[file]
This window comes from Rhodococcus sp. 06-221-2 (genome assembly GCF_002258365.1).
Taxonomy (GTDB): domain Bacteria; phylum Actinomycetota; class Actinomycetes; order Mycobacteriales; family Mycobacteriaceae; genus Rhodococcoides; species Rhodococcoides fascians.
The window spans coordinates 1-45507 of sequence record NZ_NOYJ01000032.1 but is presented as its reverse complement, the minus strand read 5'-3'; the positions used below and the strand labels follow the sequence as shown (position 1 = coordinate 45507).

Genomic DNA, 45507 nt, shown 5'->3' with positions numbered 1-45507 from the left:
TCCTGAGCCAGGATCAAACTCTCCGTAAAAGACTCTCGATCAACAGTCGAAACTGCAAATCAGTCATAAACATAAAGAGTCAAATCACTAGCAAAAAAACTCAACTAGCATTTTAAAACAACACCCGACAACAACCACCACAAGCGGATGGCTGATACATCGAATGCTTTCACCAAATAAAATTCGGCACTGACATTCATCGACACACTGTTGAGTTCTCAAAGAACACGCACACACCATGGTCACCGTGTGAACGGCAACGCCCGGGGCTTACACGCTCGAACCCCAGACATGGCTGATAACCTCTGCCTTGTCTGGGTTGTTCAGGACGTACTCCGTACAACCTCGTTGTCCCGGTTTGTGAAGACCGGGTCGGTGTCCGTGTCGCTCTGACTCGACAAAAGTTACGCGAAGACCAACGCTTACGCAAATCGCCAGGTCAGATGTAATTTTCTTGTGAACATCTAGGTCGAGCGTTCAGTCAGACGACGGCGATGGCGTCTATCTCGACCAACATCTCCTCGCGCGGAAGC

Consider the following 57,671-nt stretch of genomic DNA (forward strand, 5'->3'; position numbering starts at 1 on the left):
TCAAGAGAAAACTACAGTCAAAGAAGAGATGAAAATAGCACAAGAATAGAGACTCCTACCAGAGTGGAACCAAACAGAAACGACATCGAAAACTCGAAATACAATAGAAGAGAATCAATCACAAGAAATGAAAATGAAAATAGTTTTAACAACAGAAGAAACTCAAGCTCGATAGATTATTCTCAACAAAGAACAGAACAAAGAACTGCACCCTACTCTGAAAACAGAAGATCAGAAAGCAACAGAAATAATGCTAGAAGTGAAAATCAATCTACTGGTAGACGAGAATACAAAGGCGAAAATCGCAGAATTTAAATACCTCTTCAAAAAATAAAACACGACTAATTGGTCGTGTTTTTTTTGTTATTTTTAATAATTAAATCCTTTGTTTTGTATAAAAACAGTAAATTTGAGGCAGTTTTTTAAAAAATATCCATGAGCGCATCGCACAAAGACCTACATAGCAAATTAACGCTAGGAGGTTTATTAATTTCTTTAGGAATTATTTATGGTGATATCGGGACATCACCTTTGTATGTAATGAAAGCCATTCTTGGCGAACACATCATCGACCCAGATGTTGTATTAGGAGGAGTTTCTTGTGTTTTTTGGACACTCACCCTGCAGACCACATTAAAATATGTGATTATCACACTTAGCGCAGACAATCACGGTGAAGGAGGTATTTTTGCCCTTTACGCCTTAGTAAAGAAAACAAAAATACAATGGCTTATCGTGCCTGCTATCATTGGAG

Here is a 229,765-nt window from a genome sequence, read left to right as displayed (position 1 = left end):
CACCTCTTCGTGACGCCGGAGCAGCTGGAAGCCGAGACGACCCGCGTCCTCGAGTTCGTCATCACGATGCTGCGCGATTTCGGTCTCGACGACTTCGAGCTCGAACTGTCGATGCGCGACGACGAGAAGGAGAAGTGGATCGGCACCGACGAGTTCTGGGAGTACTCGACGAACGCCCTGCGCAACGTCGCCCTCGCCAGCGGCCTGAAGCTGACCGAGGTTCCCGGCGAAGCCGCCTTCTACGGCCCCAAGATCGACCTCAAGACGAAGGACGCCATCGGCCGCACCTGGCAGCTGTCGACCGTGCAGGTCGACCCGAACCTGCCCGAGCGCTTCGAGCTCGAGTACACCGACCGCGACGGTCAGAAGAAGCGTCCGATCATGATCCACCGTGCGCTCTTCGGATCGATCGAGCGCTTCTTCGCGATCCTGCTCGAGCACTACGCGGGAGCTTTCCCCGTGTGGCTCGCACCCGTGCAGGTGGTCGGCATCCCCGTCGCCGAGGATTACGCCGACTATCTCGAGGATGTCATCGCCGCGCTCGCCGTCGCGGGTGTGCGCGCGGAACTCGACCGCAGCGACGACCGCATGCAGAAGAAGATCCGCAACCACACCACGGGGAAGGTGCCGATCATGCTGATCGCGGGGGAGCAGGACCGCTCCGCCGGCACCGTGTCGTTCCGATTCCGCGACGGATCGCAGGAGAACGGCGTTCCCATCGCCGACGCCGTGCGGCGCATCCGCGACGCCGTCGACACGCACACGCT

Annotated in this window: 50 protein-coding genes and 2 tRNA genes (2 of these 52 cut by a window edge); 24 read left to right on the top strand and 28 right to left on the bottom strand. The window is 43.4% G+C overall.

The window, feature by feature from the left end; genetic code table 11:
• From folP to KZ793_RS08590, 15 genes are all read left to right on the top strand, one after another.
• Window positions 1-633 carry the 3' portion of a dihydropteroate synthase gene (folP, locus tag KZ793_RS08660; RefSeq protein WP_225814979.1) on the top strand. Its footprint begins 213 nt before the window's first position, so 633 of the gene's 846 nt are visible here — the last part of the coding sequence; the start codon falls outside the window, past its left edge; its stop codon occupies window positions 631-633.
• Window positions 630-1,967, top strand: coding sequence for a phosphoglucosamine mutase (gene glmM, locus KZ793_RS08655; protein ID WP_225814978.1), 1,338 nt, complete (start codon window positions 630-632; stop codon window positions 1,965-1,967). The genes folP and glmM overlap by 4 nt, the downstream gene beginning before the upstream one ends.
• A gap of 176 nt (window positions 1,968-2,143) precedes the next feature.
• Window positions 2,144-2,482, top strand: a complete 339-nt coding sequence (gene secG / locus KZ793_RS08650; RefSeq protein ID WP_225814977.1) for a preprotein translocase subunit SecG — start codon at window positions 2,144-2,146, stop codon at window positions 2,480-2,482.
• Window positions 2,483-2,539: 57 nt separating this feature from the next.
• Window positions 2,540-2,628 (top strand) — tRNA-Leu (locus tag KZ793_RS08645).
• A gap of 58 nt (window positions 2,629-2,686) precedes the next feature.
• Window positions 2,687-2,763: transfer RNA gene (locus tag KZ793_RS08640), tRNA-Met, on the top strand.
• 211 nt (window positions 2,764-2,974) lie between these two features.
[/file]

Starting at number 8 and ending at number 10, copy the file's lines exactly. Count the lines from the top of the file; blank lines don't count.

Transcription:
Here is a 229,765-nt window from a genome sequence, read left to right as displayed (position 1 = left end):
CACCTCTTCGTGACGCCGGAGCAGCTGGAAGCCGAGACGACCCGCGTCCTCGAGTTCGTCATCACGATGCTGCGCGATTTCGGTCTCGACGACTTCGAGCTCGAACTGTCGATGCGCGACGACGAGAAGGAGAAGTGGATCGGCACCGACGAGTTCTGGGAGTACTCGACGAACGCCCTGCGCAACGTCGCCCTCGCCAGCGGCCTGAAGCTGACCGAGGTTCCCGGCGAAGCCGCCTTCTACGGCCCCAAGATCGACCTCAAGACGAAGGACGCCATCGGCCGCACCTGGCAGCTGTCGACCGTGCAGGTCGACCCGAACCTGCCCGAGCGCTTCGAGCTCGAGTACACCGACCGCGACGGTCAGAAGAAGCGTCCGATCATGATCCACCGTGCGCTCTTCGGATCGATCGAGCGCTTCTTCGCGATCCTGCTCGAGCACTACGCGGGAGCTTTCCCCGTGTGGCTCGCACCCGTGCAGGTGGTCGGCATCCCCGTCGCCGAGGATTACGCCGACTATCTCGAGGATGTCATCGCCGCGCTCGCCGTCGCGGGTGTGCGCGCGGAACTCGACCGCAGCGACGACCGCATGCAGAAGAAGATCCGCAACCACACCACGGGGAAGGTGCCGATCATGCTGATCGCGGGGGAGCAGGACCGCTCCGCCGGCACCGTGTCGTTCCGATTCCGCGACGGATCGCAGGAGAACGGCGTTCCCATCGCCGACGCCGTGCGGCGCATCCGCGACGCCGTCGACACGCACACGCT

Annotated in this window: 50 protein-coding genes and 2 tRNA genes (2 of these 52 cut by a window edge); 24 read left to right on the top strand and 28 right to left on the bottom strand. The window is 43.4% G+C overall.